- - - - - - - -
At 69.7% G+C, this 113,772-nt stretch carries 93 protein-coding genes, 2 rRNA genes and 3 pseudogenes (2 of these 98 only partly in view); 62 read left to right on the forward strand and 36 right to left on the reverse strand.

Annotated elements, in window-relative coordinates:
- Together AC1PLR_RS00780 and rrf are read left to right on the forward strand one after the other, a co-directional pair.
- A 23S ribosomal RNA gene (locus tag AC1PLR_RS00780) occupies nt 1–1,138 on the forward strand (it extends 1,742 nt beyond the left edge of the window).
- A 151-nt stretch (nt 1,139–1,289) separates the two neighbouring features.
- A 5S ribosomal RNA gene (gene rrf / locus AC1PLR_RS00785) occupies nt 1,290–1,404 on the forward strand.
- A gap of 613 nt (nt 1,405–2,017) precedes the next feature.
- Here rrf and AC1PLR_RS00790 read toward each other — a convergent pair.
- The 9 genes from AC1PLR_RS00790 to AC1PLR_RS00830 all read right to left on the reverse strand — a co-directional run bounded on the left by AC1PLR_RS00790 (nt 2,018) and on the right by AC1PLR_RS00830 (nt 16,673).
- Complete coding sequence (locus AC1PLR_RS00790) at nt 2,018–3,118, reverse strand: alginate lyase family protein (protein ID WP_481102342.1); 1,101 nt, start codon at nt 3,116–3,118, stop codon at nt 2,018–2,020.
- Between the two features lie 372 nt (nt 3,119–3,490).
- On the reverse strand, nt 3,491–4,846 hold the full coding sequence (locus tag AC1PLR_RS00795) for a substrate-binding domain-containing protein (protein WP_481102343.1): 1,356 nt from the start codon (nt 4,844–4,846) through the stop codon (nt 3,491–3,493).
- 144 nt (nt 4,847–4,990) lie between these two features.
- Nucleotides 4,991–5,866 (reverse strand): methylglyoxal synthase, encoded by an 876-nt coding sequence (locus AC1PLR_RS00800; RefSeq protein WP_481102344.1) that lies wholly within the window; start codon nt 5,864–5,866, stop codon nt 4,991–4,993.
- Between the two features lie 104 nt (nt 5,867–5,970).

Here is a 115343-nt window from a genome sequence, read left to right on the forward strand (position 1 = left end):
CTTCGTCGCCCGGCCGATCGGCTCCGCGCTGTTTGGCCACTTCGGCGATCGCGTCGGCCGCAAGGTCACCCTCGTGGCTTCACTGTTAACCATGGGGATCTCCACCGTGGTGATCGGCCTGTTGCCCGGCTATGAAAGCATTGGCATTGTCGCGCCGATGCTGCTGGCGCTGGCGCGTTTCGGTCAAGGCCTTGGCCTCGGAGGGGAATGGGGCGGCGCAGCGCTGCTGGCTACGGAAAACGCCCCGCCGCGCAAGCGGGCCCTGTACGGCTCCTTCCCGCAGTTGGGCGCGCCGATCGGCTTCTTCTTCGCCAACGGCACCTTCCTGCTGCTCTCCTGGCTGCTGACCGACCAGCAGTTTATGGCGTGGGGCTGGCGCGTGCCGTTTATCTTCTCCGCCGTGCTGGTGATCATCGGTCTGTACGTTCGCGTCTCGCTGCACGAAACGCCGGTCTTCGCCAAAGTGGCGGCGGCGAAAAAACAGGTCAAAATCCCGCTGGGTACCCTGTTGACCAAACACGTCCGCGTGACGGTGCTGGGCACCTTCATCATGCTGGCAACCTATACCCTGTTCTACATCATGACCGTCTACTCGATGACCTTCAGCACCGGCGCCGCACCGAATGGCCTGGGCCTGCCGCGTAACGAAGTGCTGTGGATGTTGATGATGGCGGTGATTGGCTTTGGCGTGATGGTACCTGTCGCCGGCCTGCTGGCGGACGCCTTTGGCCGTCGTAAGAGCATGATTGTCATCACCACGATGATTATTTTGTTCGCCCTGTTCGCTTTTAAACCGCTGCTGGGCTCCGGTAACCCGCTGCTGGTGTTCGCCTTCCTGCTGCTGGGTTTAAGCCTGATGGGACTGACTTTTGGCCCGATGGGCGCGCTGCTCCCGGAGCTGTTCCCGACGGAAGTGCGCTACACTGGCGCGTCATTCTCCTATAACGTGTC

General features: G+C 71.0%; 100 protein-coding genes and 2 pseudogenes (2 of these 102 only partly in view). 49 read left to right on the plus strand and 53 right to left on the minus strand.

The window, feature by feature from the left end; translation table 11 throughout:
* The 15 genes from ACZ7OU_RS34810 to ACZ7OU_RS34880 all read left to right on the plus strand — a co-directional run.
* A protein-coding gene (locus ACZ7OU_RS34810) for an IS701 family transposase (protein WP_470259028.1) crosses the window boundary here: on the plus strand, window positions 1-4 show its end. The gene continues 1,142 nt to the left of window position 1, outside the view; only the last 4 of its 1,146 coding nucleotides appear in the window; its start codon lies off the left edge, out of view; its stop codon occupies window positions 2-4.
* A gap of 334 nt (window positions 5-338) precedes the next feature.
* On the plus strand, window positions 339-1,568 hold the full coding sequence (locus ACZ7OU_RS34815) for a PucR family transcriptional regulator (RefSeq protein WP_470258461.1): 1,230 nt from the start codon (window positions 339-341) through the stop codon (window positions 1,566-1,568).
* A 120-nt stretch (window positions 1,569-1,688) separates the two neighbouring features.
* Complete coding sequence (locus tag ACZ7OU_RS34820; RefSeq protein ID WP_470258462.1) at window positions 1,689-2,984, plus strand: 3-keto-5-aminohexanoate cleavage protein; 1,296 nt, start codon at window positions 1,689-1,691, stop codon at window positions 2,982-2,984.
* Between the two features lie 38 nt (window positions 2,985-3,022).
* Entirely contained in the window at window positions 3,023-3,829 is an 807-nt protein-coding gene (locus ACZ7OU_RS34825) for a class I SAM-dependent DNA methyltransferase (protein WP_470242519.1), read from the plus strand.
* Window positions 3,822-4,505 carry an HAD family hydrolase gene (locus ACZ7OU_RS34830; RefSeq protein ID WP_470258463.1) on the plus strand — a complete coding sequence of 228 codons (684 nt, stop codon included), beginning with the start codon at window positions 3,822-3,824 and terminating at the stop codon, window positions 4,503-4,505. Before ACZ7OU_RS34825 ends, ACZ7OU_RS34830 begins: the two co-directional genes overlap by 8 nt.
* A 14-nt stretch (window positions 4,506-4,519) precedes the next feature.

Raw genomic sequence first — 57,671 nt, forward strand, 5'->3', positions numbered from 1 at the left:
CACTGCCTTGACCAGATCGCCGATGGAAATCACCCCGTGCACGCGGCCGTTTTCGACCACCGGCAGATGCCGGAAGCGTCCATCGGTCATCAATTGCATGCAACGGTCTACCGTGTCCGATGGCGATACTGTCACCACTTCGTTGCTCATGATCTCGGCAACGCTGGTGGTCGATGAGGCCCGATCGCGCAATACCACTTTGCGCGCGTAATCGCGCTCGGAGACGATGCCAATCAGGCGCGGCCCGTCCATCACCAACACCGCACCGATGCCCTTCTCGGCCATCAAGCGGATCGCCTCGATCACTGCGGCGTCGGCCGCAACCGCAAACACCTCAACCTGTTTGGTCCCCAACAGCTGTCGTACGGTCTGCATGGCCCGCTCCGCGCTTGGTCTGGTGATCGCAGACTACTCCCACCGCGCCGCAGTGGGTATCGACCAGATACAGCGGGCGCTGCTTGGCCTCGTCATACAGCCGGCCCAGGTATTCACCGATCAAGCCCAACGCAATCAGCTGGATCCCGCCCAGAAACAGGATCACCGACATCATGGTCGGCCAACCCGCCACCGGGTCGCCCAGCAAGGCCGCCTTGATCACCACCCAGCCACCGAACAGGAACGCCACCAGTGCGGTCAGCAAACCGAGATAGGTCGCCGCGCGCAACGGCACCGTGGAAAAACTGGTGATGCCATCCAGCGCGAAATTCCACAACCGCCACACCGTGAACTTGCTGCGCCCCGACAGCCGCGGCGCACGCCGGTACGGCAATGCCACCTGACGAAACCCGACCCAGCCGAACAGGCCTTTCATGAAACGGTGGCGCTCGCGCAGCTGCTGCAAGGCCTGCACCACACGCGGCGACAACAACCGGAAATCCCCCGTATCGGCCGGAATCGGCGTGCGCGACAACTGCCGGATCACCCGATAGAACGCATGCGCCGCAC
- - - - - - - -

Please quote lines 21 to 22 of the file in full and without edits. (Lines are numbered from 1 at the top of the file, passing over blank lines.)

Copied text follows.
* A protein-coding gene (locus ACZ7OU_RS34810) for an IS701 family transposase (protein WP_470259028.1) crosses the window boundary here: on the plus strand, window positions 1-4 show its end. The gene continues 1,142 nt to the left of window position 1, outside the view; only the last 4 of its 1,146 coding nucleotides appear in the window; its start codon lies off the left edge, out of view; its stop codon occupies window positions 2-4.
* A gap of 334 nt (window positions 5-338) precedes the next feature.